A 2013 report from Tuoitre News shows that private businesses are growing faster than state run enterprises. The report shows that the 44% of the businesses on Vietnam Report Co.?s list of the 500 largest firms are privately owned. Only 40% of firms are run by the state, while the rest are foreign companies. The most impressive part of the report is that 160 of those firms are new businesses that have grown rapidly over the past couple of years.
Role of Deregulation in Spurring Business Growth
More recent reports have shown that privately run companies are growing even faster. Deregulation over the past 25 years appears to be one of the biggest factors driving growth. Many Vietnamese business leaders are optimistic that they will have a much easier time attracting investors as the state continues to reduce the red tape businesses must contend with.
On July 1, the government took major steps to reduce onerous regulations on many businesses. Here are some of the changes that Vietnamese businesses will witness:
- They are now allowed to operate in more regions. Prior to the government?s new decrees, businesses were barred from operating in 51 areas across the country. The government has opened all but six of those regions to business, which enables private firms to expand into many untapped markets.
- The government is considering lowering the business tax. In 2013, the government reduced the corporate tax from 25% to 23%, which is one of the factors that propelled private sector growth. The government believes that further lowering taxes will both spur domestic business activity and attract more foreign companies.
- The government is considering arguments from the Trans Pacific Partnership to further reduce deregulation. Officials plan to release proposals in the next few months.
Government Takes Steps to Attract Foreign Direct Investment
While the economy has certainly benefited from the growing domestic businesses in Vietnam, these companies still face a learning curve as they try to operate in a market economy. Most of the founders grew up in a time when the state controlled all economic activity, so they are still earning to adapt. Foreign companies have more experience competing in a deregulated environment, so the government is trying to draw more foreign direct investment to drive the economy.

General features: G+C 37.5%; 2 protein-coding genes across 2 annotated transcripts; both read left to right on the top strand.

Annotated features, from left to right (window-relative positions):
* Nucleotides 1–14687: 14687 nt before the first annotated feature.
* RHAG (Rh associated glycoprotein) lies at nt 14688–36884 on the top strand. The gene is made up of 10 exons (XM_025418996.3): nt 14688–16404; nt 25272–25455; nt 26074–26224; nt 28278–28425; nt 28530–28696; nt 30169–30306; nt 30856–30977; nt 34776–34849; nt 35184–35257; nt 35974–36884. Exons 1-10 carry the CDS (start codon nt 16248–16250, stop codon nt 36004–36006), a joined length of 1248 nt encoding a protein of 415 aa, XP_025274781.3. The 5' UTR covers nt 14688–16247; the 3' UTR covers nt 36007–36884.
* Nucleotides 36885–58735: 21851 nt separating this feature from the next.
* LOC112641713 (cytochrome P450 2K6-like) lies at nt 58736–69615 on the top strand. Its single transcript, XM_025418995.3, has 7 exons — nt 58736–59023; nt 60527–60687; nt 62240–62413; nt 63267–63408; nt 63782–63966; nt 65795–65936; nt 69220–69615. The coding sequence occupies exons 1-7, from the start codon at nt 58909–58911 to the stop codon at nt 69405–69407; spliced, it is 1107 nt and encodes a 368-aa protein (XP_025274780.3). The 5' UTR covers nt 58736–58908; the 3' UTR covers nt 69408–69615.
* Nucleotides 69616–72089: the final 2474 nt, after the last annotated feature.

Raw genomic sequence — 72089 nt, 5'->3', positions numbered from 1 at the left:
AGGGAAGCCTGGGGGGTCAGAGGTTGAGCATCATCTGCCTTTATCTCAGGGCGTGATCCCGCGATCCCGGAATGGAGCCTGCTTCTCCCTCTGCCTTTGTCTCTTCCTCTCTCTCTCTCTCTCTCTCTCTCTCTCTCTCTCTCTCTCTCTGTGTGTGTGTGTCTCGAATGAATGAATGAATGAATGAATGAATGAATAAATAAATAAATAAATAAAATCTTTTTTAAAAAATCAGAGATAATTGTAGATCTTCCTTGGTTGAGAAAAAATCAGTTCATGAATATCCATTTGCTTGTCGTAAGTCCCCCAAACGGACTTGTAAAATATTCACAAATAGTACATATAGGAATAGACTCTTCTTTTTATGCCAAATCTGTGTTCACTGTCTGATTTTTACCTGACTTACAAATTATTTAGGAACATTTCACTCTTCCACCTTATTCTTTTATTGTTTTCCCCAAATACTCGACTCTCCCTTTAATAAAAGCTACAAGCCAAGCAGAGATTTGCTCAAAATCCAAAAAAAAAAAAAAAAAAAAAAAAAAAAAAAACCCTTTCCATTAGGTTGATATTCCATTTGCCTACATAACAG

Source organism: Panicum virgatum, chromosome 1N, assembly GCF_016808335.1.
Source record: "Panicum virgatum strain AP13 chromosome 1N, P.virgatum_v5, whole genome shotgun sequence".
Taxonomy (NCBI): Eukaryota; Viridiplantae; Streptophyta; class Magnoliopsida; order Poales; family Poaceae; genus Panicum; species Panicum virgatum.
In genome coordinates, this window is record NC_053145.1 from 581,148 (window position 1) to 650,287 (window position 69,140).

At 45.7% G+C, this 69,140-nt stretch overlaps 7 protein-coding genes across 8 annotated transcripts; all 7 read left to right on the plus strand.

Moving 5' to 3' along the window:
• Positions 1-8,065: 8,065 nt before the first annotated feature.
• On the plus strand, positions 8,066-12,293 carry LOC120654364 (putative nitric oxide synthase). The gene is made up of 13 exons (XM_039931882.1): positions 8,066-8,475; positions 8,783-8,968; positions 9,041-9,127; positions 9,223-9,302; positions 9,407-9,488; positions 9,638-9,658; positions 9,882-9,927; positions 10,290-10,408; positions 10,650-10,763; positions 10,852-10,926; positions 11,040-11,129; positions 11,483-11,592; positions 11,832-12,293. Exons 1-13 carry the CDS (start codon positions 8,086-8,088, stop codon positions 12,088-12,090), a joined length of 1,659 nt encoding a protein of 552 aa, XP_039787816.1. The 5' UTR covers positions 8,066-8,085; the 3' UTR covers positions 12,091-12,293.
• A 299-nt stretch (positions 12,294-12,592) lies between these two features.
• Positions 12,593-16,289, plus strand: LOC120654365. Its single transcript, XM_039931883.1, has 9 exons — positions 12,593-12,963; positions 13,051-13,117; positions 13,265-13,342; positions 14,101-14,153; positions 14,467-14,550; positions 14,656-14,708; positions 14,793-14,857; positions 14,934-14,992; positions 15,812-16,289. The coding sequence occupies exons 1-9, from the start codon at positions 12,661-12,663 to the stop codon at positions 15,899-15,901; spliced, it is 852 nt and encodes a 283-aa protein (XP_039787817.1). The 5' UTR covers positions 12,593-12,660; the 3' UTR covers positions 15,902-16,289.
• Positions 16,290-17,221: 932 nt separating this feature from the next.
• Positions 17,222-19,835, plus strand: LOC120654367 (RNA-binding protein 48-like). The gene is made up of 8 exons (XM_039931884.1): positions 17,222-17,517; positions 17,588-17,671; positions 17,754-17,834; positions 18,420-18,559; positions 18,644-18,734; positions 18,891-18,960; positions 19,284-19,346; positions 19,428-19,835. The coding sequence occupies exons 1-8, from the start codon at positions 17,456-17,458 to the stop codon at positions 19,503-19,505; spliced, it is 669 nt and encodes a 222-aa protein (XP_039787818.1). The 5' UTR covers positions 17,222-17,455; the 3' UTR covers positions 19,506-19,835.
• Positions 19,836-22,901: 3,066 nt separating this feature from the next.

Vietnam became a member of the World Trade Organization in 2007, which has helped improve the nation?s perception among foreign investors. As a result, foreign companies are flocking to Vietnam, which will be a boon for local businesses as well.
The government recently announced plans to lure more foreign firms with free land and other incentives. Similar efforts have already proven to be highly effective, because foreign direct investment has risen sharply in recent years. One year ago, foreign direct investment contributed $238 billion to the national economy. Most experts believe that this figure has risen this year, although the GSO has yet to publish data on it.
While the trend towards foreign direct investment is encouraging overall, some experts fear that foreign competition could threaten local businesses. The government plans to still monitor these firms to ensure the stability of their own companies.
Dong Value & Exchange Rate: Currency Devaluation Likely to Be Temporary
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The value of the Dong has been rising steadily in recent years. According to Trading Economics, the currency value has been trading 50% higher since 2006. The State Bank of Vietnam (SBV) temporarily devalued the currency to stimulate economic growth, but the value is likely to rise as the government feels the need to stabilize the economy.
While the central bank is currently trying to suppress the value of the Dong, other factors could play a role in setting the currency price in the future. One such factor is a new set of financial regulations to improve transparency on the FOREX markets. The government believes that these provisions will give investors a better understanding of the amount of money flowing into and out of Vietnam. Improved transparency will lead to a more efficient FOREX market, which will affect the value of the currency.
It is also important to note that the value of the Dong has only been devalued relative to the U.S. dollar. The Vietnamese currency has actually appreciated against most other world currencies, primarily due to the fact that trade is growing much more quickly than other Asian economies.
According to the GSO, exports have consistently risen by 18% a year, which is a boon for the national economy and Dong investors alike. However, a July 14 report from East Asia Forum suggests that the rosy figures overlook some challenges that Vietnam may be facing, such as a decline in international tourism.